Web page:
Martello tower, photo by Erik Simpson

Shortt, S. E. "Physicians, Science, and Status: Issues in the Professionalization of Anglo-American Medicine in the Nineteenth Century." Medical History 27, no. 1 (1983): 51–68.

Related topics:

Medicine
Science

In this article, Shortt aims to challenge the conventional historical view that the professionalization of medicine in the nineteenth century was part of a broader story of scientific progress and economic development. Rather, Shortt argues, the key factor in professionalization was medicine's adaptation of scientific discourse. Shortt begins by examining the traditional historical accounts of the rise of the medical profession. Implicit in most accounts, Shortt argues, is the idea that a rise in medical knowledge and competence led to professionalization, which in turn increased medical knowledge. Authors such as Rothstein argued that professionalization resulted from the confluence of this medical innovation and economic competition. Shortt then discusses the subsequent revisionist history, which argued that very little scientific experimentation in the field of medicine occurred in nineteenth century Britain, and that British physicians resisted the adaptation of key scientific discoveries, such as antiseptics and anesthesia. Both of these approaches (the traditional and the revisionist), Shortt claims, rest on a false conception of science as "the discovery of linear truths" (59). Instead, Shortt argues, science constitutes a mode of thinking and speaking about the world: only in retrospect is it clear what scientific claims were accurate (by our standards). Thus the story of medical professionalization is not about the adoption or resistance of scientific truth, but rather of doctors' use of scientific language to express their ideas. Physicians using scientific rhetoric gained social status via their ability to "name, describe, and explain" phenomena, not via increased efficacy (63). Within the late nineteenth century context, the British public viewed science as an objective arbiter of knowledge and social relationships. Medical practitioners could thus effectively use the language of science to attack unorthodox competitors, seize political power under the guise of "public health," and dramatically increase their social stature (66). This strategy culminated in the now pervasive prestige and public trust accorded to the medical profession.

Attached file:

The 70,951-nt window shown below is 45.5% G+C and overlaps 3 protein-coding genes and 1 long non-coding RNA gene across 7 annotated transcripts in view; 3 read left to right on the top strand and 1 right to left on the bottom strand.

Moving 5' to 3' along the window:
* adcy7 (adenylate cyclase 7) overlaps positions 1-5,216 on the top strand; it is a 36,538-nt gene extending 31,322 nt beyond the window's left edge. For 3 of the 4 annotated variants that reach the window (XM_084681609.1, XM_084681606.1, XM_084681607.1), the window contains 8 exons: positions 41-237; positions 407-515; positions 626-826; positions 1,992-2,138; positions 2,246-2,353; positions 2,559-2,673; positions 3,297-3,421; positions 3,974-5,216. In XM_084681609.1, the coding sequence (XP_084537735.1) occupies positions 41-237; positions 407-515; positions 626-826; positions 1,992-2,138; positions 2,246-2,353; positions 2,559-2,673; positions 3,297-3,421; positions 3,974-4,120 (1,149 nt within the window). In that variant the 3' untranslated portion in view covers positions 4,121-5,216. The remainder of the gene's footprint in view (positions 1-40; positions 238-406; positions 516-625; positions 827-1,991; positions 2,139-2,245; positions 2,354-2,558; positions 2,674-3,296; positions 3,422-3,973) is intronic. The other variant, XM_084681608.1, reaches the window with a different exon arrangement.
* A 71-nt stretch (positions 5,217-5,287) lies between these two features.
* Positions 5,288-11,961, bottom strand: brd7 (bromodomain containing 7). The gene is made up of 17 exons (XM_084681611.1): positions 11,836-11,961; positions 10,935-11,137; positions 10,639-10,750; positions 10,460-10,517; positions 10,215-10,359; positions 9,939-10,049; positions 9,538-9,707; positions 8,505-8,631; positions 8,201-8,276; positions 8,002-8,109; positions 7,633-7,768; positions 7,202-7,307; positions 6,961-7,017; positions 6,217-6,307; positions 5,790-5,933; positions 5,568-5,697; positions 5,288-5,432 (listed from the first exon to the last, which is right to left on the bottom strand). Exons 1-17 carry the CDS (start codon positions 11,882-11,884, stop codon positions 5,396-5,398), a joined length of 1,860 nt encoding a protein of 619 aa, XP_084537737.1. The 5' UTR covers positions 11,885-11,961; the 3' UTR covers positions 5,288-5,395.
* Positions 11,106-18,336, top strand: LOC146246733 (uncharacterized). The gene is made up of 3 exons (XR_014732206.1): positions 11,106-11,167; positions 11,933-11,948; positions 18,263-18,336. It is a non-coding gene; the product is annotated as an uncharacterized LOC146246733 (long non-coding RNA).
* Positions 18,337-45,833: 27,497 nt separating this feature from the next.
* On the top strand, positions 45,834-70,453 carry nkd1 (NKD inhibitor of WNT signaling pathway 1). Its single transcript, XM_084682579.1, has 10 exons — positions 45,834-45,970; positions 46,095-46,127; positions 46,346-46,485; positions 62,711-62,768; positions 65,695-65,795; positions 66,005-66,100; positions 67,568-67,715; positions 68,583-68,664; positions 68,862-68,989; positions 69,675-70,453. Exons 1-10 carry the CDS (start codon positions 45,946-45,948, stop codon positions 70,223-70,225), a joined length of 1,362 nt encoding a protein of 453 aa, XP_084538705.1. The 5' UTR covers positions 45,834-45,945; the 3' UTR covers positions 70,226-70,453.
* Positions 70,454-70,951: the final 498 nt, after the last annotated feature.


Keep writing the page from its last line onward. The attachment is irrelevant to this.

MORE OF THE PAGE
Citations and Related Sources

Rothstein, William G. American Physicians in the Nineteenth Century: From Sects to Science. Johns Hopkins University Press, 1992.
Thackray, Arnold. "Natural Knowledge in Cultural Context: The Manchester Mode." The American Historical Review 79, no. 3 (June 1, 1974): 672–709. https://doi.org/10.2307/1867893.
Turner, Bryan S., and Colin Samson. Medical Power and Social Knowledge. SAGE Publications Limited, 1995.
Youngson, Alexander John. The Scientific Revolution in Victorian Medicine. Croom Helm London, 1979. http://www.getcited.org/pub/101880300.

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